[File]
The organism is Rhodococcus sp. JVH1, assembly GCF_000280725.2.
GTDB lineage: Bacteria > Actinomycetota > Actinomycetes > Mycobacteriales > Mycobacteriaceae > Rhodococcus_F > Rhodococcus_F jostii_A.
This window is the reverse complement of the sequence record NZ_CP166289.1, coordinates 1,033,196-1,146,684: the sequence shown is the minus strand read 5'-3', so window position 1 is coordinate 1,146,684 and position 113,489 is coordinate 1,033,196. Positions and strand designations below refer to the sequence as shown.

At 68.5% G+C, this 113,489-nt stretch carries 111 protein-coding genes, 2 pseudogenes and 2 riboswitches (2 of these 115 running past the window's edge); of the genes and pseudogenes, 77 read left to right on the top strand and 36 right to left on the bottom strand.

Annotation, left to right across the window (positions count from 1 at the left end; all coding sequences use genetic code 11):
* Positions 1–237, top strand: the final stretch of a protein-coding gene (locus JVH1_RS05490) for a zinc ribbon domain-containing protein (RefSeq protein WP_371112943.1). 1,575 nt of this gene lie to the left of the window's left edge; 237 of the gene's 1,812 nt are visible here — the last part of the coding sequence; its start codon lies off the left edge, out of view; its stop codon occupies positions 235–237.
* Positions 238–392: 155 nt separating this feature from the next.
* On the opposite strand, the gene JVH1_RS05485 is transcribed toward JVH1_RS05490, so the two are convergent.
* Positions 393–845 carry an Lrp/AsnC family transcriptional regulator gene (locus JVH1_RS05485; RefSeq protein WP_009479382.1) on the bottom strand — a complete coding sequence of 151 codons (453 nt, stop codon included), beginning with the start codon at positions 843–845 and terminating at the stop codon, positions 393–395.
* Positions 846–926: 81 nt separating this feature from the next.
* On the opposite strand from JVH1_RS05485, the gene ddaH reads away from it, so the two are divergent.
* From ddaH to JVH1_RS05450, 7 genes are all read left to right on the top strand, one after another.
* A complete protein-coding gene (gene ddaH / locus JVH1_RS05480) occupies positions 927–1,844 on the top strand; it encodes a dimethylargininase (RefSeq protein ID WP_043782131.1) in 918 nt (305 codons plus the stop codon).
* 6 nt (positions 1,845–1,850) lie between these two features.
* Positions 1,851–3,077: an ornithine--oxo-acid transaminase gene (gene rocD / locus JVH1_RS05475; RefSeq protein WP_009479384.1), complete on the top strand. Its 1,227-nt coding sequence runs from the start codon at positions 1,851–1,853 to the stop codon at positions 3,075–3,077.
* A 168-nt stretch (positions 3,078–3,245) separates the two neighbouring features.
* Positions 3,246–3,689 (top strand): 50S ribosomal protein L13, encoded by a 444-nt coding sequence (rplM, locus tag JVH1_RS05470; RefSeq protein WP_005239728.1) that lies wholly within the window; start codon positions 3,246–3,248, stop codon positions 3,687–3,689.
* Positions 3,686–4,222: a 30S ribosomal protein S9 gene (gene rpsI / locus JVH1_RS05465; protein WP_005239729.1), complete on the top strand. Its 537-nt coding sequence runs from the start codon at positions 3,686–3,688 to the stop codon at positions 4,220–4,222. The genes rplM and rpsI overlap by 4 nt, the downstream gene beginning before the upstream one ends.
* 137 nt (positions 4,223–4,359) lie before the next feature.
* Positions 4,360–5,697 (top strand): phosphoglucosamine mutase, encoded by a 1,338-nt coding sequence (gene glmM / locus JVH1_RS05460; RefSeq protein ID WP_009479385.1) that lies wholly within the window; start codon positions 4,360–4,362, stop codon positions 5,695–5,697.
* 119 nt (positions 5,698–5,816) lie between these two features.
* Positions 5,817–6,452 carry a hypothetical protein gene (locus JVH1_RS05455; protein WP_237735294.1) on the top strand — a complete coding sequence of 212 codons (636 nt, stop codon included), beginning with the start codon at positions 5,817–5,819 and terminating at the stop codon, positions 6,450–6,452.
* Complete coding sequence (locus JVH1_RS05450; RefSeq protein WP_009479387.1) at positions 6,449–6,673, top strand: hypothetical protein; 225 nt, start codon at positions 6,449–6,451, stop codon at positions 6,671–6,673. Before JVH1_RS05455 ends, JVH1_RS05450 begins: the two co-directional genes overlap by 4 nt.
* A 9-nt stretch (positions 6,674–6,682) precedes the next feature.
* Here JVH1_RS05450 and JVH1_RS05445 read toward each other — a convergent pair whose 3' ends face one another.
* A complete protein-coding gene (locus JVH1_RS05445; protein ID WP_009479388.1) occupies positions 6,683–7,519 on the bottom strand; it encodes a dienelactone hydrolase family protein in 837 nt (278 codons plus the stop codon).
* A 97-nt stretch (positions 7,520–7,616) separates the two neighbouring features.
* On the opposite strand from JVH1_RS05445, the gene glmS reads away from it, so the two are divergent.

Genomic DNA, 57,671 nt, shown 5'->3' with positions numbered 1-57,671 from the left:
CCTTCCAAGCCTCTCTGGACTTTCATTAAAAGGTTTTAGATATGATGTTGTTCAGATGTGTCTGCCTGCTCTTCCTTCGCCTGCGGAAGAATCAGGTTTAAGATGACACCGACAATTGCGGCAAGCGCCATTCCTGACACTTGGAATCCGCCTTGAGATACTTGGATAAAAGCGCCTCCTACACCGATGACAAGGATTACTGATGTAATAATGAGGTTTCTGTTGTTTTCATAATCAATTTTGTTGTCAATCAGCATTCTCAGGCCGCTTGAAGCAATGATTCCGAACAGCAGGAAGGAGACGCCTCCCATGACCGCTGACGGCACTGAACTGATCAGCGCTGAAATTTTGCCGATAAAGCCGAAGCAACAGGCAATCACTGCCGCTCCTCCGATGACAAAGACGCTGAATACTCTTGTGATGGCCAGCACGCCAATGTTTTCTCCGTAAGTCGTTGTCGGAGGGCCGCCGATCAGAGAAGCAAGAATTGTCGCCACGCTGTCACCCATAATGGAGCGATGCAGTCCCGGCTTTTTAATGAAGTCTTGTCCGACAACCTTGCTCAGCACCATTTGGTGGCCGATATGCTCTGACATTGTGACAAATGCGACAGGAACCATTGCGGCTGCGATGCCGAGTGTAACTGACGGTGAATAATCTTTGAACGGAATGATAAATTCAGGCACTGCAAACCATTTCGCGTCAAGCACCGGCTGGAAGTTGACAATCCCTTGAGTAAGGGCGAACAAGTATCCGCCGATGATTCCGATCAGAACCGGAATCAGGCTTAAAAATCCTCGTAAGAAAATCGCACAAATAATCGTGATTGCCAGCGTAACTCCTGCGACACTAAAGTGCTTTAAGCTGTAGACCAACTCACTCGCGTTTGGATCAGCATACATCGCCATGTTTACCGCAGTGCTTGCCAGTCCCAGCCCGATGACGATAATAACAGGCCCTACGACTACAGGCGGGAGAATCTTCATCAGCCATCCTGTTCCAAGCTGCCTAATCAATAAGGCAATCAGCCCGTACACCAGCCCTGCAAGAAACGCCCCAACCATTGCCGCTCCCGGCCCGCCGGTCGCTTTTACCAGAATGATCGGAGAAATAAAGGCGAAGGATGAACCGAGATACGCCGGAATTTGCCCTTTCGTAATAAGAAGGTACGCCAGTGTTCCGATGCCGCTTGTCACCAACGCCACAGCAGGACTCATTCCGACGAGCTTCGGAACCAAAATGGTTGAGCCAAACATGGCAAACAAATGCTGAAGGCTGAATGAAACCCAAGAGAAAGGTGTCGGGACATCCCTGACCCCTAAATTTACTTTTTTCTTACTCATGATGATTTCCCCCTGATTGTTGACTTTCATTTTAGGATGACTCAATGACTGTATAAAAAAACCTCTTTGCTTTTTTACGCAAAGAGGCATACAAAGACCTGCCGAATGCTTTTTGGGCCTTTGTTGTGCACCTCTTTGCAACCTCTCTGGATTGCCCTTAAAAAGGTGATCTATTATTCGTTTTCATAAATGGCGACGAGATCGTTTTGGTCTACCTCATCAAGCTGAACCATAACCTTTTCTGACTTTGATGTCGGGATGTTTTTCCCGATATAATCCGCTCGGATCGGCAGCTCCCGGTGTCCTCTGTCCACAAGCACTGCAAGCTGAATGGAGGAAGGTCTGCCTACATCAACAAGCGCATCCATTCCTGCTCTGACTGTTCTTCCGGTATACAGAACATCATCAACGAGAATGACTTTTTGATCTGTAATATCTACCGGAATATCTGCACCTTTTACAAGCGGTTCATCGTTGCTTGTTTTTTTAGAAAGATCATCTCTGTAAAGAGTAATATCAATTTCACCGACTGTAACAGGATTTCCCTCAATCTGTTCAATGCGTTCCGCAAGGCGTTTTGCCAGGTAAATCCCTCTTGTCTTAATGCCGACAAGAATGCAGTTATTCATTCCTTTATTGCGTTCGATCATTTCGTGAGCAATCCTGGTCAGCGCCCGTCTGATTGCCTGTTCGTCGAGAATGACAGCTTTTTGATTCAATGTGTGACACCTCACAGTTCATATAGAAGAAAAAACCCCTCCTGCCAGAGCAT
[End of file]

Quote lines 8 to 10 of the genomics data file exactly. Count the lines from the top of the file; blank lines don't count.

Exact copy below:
* On the opposite strand, the gene JVH1_RS05485 is transcribed toward JVH1_RS05490, so the two are convergent.
* Positions 393–845 carry an Lrp/AsnC family transcriptional regulator gene (locus JVH1_RS05485; RefSeq protein WP_009479382.1) on the bottom strand — a complete coding sequence of 151 codons (453 nt, stop codon included), beginning with the start codon at positions 843–845 and terminating at the stop codon, positions 393–395.
* Positions 846–926: 81 nt separating this feature from the next.